Prosecutor-Led Effort Frees Convicted Man
DENVER (AP) – Colorado’s first prosecutor-led DNA exoneration of a man wrongfully convicted of murder came after a review of nearly 5,000 cases in a review effort that is spreading nationwide.
During the two-year effort, Julie Selsberg, a senior assistant attorney general, and an investigator found one case that troubled them: That of 51-year-old Robert Dewey, a drifter convicted in 1996 and sentenced to life in prison for the 1994 rape and murder of 19-year-old Jacie Taylor in her apartment in the western Colorado city of Palisade.
Dewey was freed on April 30 after DNA used to convict him was retested with Selsberg’s help. The DNA, found on the victim, was traced to Douglas Thames Jr., who is serving a life sentence for the 1989 rape and strangling of businesswoman Susan Doll, 39, in Fort Collins.
Thames hadn’t become a suspect in Doll’s death until 1995, the year after Taylor died. He now faces charges of first-degree murder and sexual assault in Taylor’s death.
“What struck me is that it was an entirely circumstantial case, and the only DNA evidence that they had was far from certain,” Selsberg said of Dewey’s wrongful conviction. “And it was someone who maintained his innocence throughout the entire proceedings.”
It was a victory for Dewey, who warned a judge and prosecutors at sentencing: “There’s still a killer out there.”
It also was a win for the conviction integrity unit in Colorado, the Justice Review Project, funded by a $1.2 million federal grant. Dallas created the first such unit in 2007, followed by New York City; Cook County, Ill.; Santa Clara, Calif.; New Orleans and Suffolk County, Mass.
“What’s the cost of justice?” said Denver District Attorney Mitch Morrissey, who with Attorney General John Suthers created the unit. “We found this case, and it made a huge difference.”
A neighbor discovered Taylor’s body in an overflowing bathtub on June 4, 1994. Police soon zeroed in on Dewey, a methamphetamine-using biker who had recently moved to Palisade and had been in Taylor’s apartment the day before.
A DNA expert testified that blood on Dewey’s shirt could have been Taylor’s. Prosecutors also argued that DNA found beneath Taylor’s fingernails came from an unknown suspect who, along with Dewey, killed Taylor.
From prison, Dewey appealed his conviction and asked that the DNA in the case be retested. He was denied.
Then came two high-profile Colorado exonerations unrelated to the unit. Timothy Masters was released from prison in 2008 after serving 10 years of a life term for a murder he didn’t commit. Tim Kennedy was released in 2009 after serving 13 years of a life prison sentence. Both efforts were led by defense attorneys and years of legal wrangling as prosecutors argued that justice had been served.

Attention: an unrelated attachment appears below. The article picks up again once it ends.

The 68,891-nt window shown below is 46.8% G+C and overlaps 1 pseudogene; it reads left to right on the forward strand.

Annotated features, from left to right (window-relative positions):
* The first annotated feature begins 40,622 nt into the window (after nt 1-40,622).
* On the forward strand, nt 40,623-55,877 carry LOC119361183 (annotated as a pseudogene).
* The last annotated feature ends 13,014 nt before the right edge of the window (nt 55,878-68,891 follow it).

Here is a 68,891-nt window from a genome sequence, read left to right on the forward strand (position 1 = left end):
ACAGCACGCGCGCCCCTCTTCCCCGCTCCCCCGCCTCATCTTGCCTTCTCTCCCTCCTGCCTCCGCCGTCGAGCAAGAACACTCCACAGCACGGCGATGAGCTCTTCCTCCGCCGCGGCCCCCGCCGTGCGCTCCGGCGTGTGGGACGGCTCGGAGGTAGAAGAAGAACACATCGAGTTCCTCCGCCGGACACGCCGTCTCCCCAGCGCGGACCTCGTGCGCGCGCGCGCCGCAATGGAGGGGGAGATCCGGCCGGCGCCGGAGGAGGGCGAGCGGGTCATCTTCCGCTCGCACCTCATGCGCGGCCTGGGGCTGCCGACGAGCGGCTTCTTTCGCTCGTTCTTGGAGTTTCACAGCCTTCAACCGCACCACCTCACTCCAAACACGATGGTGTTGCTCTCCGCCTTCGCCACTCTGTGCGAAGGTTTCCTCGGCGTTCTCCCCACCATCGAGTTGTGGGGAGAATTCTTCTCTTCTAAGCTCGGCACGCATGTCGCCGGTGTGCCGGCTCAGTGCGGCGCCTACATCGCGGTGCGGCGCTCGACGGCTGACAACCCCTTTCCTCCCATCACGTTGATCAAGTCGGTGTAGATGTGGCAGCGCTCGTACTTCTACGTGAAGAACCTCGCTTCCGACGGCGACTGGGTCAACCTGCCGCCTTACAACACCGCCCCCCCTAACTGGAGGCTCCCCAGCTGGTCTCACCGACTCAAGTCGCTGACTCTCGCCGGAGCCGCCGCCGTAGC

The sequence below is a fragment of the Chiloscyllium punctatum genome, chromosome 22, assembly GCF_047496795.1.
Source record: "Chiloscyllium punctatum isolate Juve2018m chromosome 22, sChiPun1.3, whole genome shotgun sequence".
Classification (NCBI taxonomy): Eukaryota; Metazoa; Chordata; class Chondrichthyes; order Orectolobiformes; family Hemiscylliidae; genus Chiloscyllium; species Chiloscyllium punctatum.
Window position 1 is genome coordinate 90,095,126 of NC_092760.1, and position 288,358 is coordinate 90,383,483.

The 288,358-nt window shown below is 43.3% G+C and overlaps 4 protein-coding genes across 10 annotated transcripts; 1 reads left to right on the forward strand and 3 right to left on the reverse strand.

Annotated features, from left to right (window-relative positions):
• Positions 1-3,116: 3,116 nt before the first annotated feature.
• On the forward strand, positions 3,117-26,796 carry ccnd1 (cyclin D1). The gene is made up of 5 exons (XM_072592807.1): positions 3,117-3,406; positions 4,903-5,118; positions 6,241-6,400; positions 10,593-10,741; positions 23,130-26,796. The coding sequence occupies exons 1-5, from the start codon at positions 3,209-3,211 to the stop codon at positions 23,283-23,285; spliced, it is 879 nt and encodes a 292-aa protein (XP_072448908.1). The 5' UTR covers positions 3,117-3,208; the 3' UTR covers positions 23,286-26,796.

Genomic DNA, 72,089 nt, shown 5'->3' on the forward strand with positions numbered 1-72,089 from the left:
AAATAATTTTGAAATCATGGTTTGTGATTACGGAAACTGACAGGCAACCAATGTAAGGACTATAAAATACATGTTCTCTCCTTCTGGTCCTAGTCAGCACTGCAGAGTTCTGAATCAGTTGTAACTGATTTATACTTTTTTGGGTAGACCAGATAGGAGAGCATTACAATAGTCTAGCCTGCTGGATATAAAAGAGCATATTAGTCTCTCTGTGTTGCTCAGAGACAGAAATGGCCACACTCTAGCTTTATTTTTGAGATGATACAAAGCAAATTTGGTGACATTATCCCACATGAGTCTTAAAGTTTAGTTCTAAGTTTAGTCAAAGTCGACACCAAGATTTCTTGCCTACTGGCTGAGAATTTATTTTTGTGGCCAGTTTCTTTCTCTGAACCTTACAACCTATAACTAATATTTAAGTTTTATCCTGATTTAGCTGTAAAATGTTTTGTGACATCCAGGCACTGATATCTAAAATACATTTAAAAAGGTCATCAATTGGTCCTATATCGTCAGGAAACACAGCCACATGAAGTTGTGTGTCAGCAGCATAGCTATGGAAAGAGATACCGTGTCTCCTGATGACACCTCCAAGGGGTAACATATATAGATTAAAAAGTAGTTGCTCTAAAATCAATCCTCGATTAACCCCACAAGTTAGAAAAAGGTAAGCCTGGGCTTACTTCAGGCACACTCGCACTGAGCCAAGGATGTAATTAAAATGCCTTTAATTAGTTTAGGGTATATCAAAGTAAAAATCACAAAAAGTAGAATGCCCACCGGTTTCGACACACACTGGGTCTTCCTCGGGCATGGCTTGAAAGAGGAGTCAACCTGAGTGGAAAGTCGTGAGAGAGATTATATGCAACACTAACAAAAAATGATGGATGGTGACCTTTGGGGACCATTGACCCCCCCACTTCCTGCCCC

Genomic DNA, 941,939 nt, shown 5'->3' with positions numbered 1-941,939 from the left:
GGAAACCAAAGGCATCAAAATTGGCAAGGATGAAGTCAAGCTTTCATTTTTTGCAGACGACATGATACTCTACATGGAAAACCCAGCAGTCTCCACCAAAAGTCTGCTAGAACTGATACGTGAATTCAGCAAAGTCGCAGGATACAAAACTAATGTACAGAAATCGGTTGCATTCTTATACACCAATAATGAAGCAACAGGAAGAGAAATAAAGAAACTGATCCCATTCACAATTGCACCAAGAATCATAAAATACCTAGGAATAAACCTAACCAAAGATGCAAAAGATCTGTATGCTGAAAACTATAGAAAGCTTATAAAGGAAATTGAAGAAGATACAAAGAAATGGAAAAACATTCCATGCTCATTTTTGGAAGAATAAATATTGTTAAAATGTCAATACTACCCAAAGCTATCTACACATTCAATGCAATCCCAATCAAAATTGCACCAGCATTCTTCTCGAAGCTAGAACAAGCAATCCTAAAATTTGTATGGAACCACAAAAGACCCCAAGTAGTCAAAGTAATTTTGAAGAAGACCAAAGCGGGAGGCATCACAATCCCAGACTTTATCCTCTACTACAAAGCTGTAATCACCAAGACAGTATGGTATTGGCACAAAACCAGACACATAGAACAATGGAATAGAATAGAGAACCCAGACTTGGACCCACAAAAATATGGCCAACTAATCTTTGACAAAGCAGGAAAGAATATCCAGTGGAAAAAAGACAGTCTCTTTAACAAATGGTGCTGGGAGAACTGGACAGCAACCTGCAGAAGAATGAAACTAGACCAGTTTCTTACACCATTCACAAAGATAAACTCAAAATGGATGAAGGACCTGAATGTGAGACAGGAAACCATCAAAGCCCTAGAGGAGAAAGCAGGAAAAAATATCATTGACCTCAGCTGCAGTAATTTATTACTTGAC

Morrissey and Suthers got the review panel going after the Kennedy case. Selsberg, a former prosecutor in New York’s Manhattan, recalled painstaking work during which investigators screened 4,977 convictions dating to the 1960s.
Selsberg said they discarded cases with guilty pleas and in which DNA evidence was not a factor or was indisputable. For hundreds of other cases where there was a possibility of innocence, Selsberg and other investigators traveled to counties across Colorado to examine prosecutors’ files, which contain evidence not presented at trial for legal reasons.
In January 2011, Danyel Joffe, Dewey’s court-appointed appellate lawyer, reached out to Selsberg. Joffe had convinced the New York-based Innocence Project, a longtime champion of DNA testing to exonerate wrongly convicted inmates, to fund testing of Dewey’s shirt. She told the integrity unit the blood was not Taylor’s.
Selsberg visited Dewey last year at a state prison in Limon.
“He has an incredible inner calm,” Selsberg said. “In your head, you have it in your mind that you’ll have somebody who will pound his fist on the table and scream, ‘I’m innocent!'”
The unit ordered more advanced tests on the DNA found beneath Taylor’s fingernails. The state crime lab reported the sample matched Thames, who had lived down the street from Taylor in 1994.
To eliminate the chance that Dewey was involved, investigators searched for a connection between him and Thames. None was found.
That’s when Richard Tuttle, who prosecuted Dewey, joined Joffe to ask a judge to vacate Dewey’s conviction and sentence.
“There was no big fight. We didn’t have to drag them into court,” Joffe said of prosecutors.
Contact information for Taylor’s family could not immediately be found, and prosecutors did not release that information to protect their privacy. Selsberg said their office includes a victim’s advocate and Taylor’s family was notified of the new testing.
The Colorado effort to review cases will continue until 2014, thanks to another $1.4 million federal grant. Those cases include kidnapping, manslaughter and sexual assault. Cases where an inmate pleaded guilty, which aren’t eligible for an appeal in court, are also eligible for review under the new grant.
The U.S. Supreme Court has ruled that post-conviction DNA testing is not a constitutional right. Traditionally, many prosecutors have fought against analysis that could exonerate someone behind bars. But since 1989, there have been 290 DNA-based exonerations nationwide, many of them instigated by the Innocence Project.
“I think as prosecutors, we can’t put on blinders to the reality that despite the best effort of judges and prosecutors, defense lawyers and juries, that errors do occur,” said Manhattan District Attorney Cyrus Vance Jr., who established his unit in 2010. “We should be unafraid, frankly, as prosecutors, because we’re not interested in preserving convictions. We’re interested in seeking justice.”
By P. SOLOMON BANDA, Associated Press
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